Many companies in the BFSI sector have embraced virtual assistants for everything- from customer support to lead generation. However, self-service is one area where this trend stands out. Self-service is essential now more than ever, as customers move from bank branches to 24/7 account access. Chatbots help banks keep up, enabling quick responses and always-on support.
When compared to live chat, messaging is asynchronous. This enables users to begin and end the conversation at their convenience, which is why messaging has the highest satisfaction rating compared to other communication channels.
With virtual assistants, the financial sector is drastically improving customer experiences. For instance, Bank of America’s virtual assistant (Erica) reached a million users in two months. Customers can message the virtual assistant and request to replace lost cards, dispute charges, and get weekly updates of their monthly spending. People can also communicate with the virtual assistant via calls for improved accessibility.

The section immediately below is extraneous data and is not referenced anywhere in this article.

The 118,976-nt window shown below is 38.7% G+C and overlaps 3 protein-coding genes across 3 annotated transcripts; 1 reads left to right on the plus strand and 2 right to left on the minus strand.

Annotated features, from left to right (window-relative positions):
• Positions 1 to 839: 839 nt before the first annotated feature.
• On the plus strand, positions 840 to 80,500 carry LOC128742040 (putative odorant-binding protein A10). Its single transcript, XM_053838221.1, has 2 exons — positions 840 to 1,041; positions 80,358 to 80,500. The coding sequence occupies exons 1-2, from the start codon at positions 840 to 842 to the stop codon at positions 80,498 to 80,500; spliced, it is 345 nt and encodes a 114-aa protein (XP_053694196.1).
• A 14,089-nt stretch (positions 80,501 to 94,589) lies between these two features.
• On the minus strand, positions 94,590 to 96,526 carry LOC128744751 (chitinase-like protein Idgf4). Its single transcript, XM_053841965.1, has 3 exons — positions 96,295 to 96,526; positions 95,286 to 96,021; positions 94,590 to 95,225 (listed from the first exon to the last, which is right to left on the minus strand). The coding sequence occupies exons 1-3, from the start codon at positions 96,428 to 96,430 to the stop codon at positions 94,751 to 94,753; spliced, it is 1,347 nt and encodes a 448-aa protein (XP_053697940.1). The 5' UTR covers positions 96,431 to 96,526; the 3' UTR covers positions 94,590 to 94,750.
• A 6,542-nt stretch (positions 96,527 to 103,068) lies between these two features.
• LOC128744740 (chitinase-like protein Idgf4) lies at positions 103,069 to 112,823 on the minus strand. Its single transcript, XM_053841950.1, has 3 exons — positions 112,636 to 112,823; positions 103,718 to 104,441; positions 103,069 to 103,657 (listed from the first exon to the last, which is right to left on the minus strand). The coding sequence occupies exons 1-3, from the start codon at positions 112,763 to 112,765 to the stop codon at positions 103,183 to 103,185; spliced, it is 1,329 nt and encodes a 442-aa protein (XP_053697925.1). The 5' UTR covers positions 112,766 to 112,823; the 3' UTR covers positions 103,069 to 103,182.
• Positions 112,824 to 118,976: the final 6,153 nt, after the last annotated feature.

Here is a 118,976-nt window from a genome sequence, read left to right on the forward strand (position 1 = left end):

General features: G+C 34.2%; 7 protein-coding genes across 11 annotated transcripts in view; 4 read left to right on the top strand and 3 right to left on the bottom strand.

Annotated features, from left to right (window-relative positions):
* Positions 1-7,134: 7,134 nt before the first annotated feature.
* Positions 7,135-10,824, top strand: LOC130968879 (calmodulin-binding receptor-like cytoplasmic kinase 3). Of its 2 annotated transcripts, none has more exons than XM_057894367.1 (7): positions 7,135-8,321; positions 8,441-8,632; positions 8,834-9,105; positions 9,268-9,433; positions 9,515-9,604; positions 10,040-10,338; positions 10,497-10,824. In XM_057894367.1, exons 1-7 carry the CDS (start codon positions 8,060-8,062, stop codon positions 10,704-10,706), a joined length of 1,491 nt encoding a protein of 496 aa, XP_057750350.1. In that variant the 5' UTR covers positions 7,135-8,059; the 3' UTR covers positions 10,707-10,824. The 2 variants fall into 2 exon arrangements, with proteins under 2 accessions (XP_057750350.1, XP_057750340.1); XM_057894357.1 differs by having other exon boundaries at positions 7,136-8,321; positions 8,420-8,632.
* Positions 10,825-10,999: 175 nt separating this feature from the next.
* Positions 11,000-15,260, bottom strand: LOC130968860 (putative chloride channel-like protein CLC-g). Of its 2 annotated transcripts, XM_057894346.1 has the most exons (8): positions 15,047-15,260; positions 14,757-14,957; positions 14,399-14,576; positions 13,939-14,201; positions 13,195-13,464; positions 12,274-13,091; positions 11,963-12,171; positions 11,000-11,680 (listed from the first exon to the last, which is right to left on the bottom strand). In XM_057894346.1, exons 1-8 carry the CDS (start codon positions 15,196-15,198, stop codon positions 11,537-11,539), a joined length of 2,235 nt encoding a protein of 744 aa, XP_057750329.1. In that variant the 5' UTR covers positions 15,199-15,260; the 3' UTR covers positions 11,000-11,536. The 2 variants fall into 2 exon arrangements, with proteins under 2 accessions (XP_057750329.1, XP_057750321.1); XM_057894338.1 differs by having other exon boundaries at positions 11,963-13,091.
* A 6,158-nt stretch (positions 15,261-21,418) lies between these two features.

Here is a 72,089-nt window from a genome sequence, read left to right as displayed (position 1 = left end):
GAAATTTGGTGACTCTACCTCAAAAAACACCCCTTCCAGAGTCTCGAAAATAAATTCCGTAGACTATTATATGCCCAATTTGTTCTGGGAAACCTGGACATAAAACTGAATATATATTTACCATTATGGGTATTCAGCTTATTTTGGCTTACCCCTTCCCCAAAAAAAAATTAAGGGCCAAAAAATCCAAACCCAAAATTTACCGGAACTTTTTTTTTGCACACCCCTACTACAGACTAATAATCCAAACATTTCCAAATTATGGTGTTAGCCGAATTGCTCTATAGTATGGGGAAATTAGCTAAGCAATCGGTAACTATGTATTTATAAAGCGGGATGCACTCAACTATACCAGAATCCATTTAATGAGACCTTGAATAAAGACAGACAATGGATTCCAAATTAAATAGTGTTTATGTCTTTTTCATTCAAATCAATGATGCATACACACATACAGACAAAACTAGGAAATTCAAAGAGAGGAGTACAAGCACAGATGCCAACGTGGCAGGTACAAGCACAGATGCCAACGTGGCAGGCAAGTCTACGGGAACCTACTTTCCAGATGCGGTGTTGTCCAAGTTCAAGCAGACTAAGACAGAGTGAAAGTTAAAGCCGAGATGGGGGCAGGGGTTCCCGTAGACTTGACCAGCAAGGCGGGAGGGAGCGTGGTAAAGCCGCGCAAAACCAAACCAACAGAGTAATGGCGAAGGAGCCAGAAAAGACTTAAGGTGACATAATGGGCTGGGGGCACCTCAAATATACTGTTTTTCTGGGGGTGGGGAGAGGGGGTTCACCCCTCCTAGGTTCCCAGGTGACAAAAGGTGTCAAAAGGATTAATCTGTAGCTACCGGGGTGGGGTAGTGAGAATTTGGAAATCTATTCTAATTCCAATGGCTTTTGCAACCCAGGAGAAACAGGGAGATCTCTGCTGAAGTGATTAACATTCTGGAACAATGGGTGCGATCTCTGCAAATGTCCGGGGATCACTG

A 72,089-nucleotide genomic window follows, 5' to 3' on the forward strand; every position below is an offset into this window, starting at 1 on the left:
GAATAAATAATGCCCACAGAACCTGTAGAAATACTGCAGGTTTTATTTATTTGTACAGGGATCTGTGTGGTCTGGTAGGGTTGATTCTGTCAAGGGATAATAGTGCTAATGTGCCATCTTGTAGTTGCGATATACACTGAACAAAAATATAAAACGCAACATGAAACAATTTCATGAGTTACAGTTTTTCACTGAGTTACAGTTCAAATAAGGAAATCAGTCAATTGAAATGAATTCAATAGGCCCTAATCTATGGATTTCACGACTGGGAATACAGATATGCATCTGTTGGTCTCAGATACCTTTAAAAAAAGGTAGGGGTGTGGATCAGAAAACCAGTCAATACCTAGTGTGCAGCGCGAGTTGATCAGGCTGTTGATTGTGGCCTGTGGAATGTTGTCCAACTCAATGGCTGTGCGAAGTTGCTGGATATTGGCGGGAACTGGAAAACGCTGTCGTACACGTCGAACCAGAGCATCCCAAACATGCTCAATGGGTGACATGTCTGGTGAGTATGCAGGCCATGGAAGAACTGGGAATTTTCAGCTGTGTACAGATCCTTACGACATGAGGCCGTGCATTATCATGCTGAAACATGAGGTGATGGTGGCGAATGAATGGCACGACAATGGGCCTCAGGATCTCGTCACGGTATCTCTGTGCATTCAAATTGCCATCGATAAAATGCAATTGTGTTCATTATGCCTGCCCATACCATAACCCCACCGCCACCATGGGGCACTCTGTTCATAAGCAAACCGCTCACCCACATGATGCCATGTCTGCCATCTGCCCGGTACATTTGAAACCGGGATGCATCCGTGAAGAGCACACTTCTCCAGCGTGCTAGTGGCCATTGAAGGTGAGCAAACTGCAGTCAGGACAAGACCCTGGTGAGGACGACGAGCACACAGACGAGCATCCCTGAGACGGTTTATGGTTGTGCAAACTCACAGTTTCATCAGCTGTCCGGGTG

5. Personalized experience
As per a survey conducted by Accenture, nearly 71% of customers consider their relationship with banks to be purely transactional, rather than relationship-driven. Interestingly, 40% of consumers say that they would be loyal to their banks if offered a customized experience. Messaging itself is more personal than any other channel, which is why many financial companies are using messaging to provide customized financial advice.
With messaging, customer conversations are also more complete and available in one central place. Again, having a comprehensive view of the customer is imperative to a personalized messaging experience, as it gives companies the necessary context for more intimate interactions.
Organizations can use the conversational information that customers voluntarily share, of course, keeping privacy in mind, to amplify the customer’s voice by drawing insights that create better-personalized experiences.
When banks and financial institutions use technology to become active listeners, they can better respond to their customers’ individual needs and requirements. However, they shouldn’t just communicate better via existing channels, but also attempt to expand their reach into new communication channels as they move toward an advanced omnichannel model.
The BFSI sector can complement these channels with enhanced in-person communications that are powered by data. These combined efforts are essential to attract and retain millennials, who have more choices than ever before, and who will always go for the most convenient solution.
Content Specialist at Kaleyra